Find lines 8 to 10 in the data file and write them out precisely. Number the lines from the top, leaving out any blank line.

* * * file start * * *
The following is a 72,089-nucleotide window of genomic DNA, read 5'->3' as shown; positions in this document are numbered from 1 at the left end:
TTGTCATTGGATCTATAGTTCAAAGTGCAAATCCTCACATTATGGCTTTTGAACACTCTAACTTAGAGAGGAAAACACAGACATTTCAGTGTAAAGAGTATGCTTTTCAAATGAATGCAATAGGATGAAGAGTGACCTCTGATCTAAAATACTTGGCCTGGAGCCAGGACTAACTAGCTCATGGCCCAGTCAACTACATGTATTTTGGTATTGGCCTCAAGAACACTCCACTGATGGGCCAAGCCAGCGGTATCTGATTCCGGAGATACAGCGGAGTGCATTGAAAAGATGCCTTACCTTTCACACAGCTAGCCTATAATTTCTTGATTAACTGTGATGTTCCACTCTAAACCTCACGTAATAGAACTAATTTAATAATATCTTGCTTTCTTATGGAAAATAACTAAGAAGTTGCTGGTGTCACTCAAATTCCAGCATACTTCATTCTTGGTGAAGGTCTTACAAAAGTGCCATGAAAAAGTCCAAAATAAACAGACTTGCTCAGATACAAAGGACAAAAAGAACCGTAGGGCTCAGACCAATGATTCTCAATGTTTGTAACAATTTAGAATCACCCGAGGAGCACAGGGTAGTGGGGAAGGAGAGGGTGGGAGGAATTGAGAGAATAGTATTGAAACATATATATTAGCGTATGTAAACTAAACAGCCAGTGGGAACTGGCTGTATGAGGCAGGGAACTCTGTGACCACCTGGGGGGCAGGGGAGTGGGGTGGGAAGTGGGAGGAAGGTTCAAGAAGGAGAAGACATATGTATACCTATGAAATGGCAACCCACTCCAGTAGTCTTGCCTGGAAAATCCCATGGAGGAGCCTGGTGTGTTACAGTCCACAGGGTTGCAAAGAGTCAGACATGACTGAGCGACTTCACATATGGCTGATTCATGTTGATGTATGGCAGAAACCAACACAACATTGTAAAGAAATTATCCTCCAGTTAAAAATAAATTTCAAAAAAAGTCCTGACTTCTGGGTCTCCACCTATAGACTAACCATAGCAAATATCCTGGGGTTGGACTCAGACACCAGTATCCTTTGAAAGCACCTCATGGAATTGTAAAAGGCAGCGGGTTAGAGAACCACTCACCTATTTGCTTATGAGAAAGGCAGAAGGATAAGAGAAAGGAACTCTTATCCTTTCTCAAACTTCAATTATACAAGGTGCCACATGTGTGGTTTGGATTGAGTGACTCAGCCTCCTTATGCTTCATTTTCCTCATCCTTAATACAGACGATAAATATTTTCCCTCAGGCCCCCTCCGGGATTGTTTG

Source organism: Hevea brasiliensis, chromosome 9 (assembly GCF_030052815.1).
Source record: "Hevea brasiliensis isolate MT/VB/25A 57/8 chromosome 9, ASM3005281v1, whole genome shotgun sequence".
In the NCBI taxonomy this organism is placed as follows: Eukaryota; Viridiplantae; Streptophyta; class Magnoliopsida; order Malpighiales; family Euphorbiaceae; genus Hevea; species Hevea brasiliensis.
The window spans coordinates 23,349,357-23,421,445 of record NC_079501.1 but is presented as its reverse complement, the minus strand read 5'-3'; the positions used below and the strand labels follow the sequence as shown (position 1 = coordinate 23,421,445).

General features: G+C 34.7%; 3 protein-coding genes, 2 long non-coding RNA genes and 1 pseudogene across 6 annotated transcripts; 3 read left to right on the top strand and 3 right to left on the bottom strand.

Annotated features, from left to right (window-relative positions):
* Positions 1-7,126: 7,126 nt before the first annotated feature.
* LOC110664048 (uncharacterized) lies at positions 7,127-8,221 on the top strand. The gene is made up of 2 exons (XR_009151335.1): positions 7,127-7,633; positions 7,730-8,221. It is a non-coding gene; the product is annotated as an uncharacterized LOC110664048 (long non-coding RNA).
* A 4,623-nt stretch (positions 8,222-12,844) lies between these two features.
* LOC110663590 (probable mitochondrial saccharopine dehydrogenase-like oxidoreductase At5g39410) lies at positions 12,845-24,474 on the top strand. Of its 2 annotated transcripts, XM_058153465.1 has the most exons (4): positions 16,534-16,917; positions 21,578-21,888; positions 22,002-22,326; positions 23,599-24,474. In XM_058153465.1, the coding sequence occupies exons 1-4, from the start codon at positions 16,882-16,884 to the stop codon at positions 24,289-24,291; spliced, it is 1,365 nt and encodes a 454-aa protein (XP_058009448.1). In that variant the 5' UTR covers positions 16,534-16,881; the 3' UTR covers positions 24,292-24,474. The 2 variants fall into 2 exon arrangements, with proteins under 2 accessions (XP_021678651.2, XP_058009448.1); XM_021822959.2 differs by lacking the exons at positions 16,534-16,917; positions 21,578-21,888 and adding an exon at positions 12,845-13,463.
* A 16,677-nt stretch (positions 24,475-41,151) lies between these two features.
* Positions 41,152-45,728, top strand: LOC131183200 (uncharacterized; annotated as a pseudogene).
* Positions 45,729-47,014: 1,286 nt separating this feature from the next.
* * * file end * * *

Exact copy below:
Annotated features, from left to right (window-relative positions):
* Positions 1-7,126: 7,126 nt before the first annotated feature.
* LOC110664048 (uncharacterized) lies at positions 7,127-8,221 on the top strand. The gene is made up of 2 exons (XR_009151335.1): positions 7,127-7,633; positions 7,730-8,221. It is a non-coding gene; the product is annotated as an uncharacterized LOC110664048 (long non-coding RNA).